One appendix to the Common Core standards includes text exemplars from books, plays, poetry and informational texts such as George Washington’s farewell and Abraham’s second inaugural addresses for various grade levels. The book House of the Spirits by author Isabel Allende has recently been the subject of intense scrutiny in Watauga County, and passages from the work do not appear in the appendix.
The appendix is not a mandatory reading list, but instead gives examples of the level of complexity expected out of each grade level. It is the responsibility of the individual teacher to develop a specific curriculum that meets state standards.
“It has been the position of the Department of Public Instruction that we identify what students should know and be able to do as the result of being in school,” said Atkinson, the first female state superintendent in North Carolina history. “It is a local decision which textbooks, pieces of literature and what informational texts will be used in our schools. It is a local issue.”
When asked if private schools and those who instruct their children at home were required to adhere to Common Core standards, Atkinson had a simple response.
“No,” she stated, and then added, “State legislation indicates that home schools and private schools have total authority and leeway to teach that which they want to teach.”
The Bible is specifically mentioned in the Common Core standards themselves, and in speeches delivered by President Lincoln and abolitionist Frederick Douglass that are included in text exemplars. For integration of knowledge and ideas in grades nine and 10, for example, students are expected to “analyze how an author draws on and transforms source material in a specific work (e.g., how Shakespeare treats a theme or topic from Ovid or the Bible, or how a later author draws on a play by Shakespeare).”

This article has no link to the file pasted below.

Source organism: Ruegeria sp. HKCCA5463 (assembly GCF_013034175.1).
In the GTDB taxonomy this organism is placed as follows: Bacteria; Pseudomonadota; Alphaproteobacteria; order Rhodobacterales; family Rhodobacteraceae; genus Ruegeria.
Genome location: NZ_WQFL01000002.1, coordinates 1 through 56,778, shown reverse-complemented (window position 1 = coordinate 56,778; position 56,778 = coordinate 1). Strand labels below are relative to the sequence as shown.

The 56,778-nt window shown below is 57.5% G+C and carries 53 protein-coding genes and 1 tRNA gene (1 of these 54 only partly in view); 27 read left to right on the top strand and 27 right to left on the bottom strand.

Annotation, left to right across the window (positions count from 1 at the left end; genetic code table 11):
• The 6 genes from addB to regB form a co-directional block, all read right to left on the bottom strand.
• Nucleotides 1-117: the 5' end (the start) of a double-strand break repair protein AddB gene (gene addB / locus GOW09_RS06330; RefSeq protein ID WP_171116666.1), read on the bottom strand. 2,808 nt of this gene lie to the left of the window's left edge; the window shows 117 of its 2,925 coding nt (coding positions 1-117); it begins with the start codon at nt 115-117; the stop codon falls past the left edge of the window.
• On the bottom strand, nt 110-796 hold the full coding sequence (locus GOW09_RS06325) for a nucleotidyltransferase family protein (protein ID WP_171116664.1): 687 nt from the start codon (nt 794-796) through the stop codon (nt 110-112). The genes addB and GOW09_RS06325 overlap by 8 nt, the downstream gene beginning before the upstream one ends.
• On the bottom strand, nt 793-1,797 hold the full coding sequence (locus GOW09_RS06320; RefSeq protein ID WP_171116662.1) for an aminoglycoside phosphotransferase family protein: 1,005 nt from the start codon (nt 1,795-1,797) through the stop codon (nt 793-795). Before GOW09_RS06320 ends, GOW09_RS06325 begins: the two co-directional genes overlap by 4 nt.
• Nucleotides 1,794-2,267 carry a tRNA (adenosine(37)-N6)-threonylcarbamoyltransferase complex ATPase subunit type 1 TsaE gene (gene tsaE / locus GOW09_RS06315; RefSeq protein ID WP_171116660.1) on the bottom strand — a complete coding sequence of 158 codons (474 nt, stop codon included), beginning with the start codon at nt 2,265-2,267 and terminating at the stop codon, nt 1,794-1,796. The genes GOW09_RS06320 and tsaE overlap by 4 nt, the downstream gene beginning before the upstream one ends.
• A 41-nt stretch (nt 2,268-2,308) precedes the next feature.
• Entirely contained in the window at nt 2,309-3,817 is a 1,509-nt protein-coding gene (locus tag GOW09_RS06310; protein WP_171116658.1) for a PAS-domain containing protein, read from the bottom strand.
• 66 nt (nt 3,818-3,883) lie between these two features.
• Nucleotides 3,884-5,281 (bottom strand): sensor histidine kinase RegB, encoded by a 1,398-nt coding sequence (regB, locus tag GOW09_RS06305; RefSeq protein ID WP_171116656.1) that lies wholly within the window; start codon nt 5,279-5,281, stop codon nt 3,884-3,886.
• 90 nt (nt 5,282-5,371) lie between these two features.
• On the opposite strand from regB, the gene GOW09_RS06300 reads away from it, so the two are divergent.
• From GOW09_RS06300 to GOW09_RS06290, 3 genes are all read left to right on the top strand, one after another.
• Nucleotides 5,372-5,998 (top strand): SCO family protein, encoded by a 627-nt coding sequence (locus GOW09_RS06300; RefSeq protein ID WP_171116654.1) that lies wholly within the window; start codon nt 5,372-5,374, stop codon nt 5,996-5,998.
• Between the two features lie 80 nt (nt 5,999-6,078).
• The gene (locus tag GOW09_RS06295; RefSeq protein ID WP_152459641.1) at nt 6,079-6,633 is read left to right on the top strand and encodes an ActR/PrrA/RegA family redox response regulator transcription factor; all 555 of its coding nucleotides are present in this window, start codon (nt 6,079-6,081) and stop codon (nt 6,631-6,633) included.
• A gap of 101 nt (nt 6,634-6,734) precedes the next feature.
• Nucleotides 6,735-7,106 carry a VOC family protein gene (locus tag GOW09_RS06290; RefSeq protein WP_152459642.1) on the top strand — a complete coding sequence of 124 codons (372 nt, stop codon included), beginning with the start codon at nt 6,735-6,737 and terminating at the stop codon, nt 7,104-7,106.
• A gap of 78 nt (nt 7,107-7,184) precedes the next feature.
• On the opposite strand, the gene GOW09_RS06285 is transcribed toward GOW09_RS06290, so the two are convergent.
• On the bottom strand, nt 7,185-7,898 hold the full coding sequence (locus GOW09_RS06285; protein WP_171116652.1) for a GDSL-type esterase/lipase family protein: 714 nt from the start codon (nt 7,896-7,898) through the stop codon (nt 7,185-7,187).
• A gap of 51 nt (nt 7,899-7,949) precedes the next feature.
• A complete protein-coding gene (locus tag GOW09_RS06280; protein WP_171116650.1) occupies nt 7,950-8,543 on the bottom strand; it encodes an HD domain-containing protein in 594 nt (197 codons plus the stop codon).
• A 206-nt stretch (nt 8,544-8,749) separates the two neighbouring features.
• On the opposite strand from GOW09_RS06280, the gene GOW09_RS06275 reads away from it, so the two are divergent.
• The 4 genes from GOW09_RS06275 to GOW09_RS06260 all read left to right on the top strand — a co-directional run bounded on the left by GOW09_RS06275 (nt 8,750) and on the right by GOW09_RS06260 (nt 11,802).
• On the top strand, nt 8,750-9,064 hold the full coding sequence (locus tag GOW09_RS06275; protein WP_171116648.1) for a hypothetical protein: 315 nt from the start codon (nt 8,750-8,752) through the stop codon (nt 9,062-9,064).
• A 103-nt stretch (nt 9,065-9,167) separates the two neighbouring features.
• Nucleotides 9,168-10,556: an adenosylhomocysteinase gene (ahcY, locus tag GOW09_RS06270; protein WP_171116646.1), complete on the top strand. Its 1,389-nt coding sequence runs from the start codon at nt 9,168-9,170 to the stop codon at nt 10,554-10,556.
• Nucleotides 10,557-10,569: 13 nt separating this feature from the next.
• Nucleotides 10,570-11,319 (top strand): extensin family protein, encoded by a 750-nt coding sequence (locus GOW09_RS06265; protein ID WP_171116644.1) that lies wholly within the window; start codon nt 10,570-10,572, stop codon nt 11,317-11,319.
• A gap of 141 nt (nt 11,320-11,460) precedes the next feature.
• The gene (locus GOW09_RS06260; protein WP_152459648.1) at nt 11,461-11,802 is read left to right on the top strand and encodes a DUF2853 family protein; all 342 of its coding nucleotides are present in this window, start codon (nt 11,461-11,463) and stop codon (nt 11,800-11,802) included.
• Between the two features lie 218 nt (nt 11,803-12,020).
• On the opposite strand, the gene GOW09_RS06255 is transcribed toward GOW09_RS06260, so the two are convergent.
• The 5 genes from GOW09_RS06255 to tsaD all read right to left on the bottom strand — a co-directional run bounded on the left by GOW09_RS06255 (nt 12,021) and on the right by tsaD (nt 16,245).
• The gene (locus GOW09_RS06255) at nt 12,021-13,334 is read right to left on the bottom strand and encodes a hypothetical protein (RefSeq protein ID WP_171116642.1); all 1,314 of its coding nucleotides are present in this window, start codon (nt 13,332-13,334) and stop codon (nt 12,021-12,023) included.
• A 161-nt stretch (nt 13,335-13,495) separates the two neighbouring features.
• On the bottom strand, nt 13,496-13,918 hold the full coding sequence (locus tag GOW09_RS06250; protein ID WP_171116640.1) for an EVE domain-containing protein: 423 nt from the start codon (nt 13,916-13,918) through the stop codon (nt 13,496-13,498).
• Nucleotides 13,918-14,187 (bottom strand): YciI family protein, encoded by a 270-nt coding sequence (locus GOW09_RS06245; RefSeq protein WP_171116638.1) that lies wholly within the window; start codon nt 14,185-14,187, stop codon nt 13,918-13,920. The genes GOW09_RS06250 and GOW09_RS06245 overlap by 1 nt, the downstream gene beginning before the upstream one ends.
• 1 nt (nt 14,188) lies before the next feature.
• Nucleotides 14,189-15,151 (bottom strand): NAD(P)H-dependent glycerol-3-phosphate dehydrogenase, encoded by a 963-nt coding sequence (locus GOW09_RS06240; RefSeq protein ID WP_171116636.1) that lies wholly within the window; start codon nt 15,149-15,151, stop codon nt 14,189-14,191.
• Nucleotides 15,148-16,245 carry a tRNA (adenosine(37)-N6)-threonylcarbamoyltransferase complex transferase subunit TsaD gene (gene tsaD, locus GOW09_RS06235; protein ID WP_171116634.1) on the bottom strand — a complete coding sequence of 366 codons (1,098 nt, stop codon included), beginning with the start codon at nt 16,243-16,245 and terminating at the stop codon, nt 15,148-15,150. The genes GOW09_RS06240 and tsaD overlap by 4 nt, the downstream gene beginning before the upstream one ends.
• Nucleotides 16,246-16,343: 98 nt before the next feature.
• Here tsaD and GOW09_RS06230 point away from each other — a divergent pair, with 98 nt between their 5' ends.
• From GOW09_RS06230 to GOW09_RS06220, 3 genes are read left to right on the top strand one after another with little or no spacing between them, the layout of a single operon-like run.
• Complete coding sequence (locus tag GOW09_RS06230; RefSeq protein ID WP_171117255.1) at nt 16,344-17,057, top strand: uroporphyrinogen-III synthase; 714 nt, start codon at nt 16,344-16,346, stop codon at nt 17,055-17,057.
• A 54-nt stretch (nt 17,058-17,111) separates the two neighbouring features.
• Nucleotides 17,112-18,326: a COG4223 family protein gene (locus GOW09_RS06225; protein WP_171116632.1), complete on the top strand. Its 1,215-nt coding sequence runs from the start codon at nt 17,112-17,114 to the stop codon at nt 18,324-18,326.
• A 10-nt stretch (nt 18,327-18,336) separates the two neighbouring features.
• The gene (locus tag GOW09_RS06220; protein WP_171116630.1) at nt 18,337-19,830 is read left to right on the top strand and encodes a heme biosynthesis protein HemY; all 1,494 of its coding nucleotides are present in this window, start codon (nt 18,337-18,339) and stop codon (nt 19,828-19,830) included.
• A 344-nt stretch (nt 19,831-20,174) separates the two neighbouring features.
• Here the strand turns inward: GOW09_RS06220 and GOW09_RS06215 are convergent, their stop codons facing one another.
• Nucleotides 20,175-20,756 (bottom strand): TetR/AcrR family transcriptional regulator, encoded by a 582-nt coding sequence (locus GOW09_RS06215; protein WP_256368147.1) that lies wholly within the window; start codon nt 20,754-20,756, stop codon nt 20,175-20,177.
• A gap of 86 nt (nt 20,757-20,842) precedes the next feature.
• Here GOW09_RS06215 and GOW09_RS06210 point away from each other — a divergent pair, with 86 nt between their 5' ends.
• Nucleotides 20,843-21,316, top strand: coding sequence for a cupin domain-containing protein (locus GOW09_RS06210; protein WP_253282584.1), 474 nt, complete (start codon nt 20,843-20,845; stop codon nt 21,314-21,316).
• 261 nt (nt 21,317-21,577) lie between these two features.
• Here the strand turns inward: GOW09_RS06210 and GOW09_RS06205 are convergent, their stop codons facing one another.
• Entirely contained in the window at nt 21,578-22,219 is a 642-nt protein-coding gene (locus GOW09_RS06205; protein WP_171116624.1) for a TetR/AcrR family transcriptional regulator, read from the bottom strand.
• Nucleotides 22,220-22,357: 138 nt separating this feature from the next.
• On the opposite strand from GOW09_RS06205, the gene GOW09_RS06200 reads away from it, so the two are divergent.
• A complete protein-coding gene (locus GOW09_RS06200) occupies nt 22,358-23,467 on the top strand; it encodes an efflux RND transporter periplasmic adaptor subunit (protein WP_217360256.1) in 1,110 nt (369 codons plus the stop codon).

Another occurrence, also for high school freshman and sophomores, states that they should be able to “analyze how a modern work of fiction draws on themes, patterns of events, or character types from myths, traditional stories or religious works such as the Bible, including describing how the material is rendered new.”
Some may find it troubling to see scripture included in the same sentence with a “work of fiction” or “myths.” Atkinson pointed out that it is a matter of punctuation. “The phrase referencing the Bible is offset by commas, and therefore, it should not be referenced back to words preceding the comma,” she said. “Another important word in this sentence is ‘or’ – another indicator that the intention for the phrase ‘religious works such as the Bible’ not to be grouped with the other items.”
What would Atkinson like for people to know about Common Core?
“The big idea that I would like for people to grasp is, ‘Read the standards,’” she said. “I’ve never seen a perfect set of standards. We’ll never have that. We’re always open to how standards can become better and how they can become clearer. So much is being piled on the Common Core standards, which really muddies the water. Standards are just simple statements of what students should be able to do. I would encourage people to read the standards.”
(EDITOR’S NOTE – Rick Houston is a freelance writer living in Yadkinville, N.C., with his wife, Jeanie, a district court judge, and their twin sons, Adam and Jesse.)